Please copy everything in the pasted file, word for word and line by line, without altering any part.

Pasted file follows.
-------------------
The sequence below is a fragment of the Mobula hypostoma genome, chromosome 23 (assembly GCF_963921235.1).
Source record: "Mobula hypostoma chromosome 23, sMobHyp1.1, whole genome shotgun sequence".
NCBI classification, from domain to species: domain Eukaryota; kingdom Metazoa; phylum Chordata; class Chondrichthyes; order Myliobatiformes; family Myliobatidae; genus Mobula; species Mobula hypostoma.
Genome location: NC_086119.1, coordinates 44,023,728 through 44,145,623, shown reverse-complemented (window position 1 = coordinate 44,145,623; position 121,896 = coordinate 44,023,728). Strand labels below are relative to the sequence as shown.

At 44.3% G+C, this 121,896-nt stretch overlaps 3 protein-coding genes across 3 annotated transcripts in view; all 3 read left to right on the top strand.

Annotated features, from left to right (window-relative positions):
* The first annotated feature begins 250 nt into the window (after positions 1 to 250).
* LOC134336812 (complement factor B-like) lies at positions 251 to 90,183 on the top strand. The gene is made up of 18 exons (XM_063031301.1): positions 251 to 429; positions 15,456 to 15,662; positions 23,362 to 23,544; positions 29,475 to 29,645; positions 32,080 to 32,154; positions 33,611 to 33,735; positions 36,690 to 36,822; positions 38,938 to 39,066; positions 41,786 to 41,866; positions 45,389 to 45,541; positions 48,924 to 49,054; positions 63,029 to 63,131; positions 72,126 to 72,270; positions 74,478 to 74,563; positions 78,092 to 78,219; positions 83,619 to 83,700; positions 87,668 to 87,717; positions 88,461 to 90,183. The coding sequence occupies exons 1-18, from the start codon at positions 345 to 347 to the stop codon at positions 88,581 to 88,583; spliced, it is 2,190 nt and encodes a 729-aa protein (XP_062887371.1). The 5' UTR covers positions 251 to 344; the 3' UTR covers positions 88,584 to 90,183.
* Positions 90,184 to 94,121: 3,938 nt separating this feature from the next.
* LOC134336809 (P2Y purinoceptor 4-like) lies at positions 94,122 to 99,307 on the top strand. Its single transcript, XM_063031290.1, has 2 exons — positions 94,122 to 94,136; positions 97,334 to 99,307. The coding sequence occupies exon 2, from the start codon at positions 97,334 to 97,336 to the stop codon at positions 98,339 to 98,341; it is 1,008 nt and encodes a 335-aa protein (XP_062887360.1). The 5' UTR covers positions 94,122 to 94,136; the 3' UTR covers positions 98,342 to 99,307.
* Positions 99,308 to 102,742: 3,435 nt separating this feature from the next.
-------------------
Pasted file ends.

The sequence below is a fragment of the Mobula hypostoma genome, chromosome 23 (assembly GCF_963921235.1).
Source record: "Mobula hypostoma chromosome 23, sMobHyp1.1, whole genome shotgun sequence".
NCBI classification, from domain to species: domain Eukaryota; kingdom Metazoa; phylum Chordata; class Chondrichthyes; order Myliobatiformes; family Myliobatidae; genus Mobula; species Mobula hypostoma.
Genome location: NC_086119.1, coordinates 44,023,728 through 44,145,623, shown reverse-complemented (window position 1 = coordinate 44,145,623; position 121,896 = coordinate 44,023,728). Strand labels below are relative to the sequence as shown.

At 44.3% G+C, this 121,896-nt stretch overlaps 3 protein-coding genes across 3 annotated transcripts in view; all 3 read left to right on the top strand.

Annotated features, from left to right (window-relative positions):
* The first annotated feature begins 250 nt into the window (after positions 1 to 250).
* LOC134336812 (complement factor B-like) lies at positions 251 to 90,183 on the top strand. The gene is made up of 18 exons (XM_063031301.1): positions 251 to 429; positions 15,456 to 15,662; positions 23,362 to 23,544; positions 29,475 to 29,645; positions 32,080 to 32,154; positions 33,611 to 33,735; positions 36,690 to 36,822; positions 38,938 to 39,066; positions 41,786 to 41,866; positions 45,389 to 45,541; positions 48,924 to 49,054; positions 63,029 to 63,131; positions 72,126 to 72,270; positions 74,478 to 74,563; positions 78,092 to 78,219; positions 83,619 to 83,700; positions 87,668 to 87,717; positions 88,461 to 90,183. The coding sequence occupies exons 1-18, from the start codon at positions 345 to 347 to the stop codon at positions 88,581 to 88,583; spliced, it is 2,190 nt and encodes a 729-aa protein (XP_062887371.1). The 5' UTR covers positions 251 to 344; the 3' UTR covers positions 88,584 to 90,183.
* Positions 90,184 to 94,121: 3,938 nt separating this feature from the next.
* LOC134336809 (P2Y purinoceptor 4-like) lies at positions 94,122 to 99,307 on the top strand. Its single transcript, XM_063031290.1, has 2 exons — positions 94,122 to 94,136; positions 97,334 to 99,307. The coding sequence occupies exon 2, from the start codon at positions 97,334 to 97,336 to the stop codon at positions 98,339 to 98,341; it is 1,008 nt and encodes a 335-aa protein (XP_062887360.1). The 5' UTR covers positions 94,122 to 94,136; the 3' UTR covers positions 98,342 to 99,307.
* Positions 99,308 to 102,742: 3,435 nt separating this feature from the next.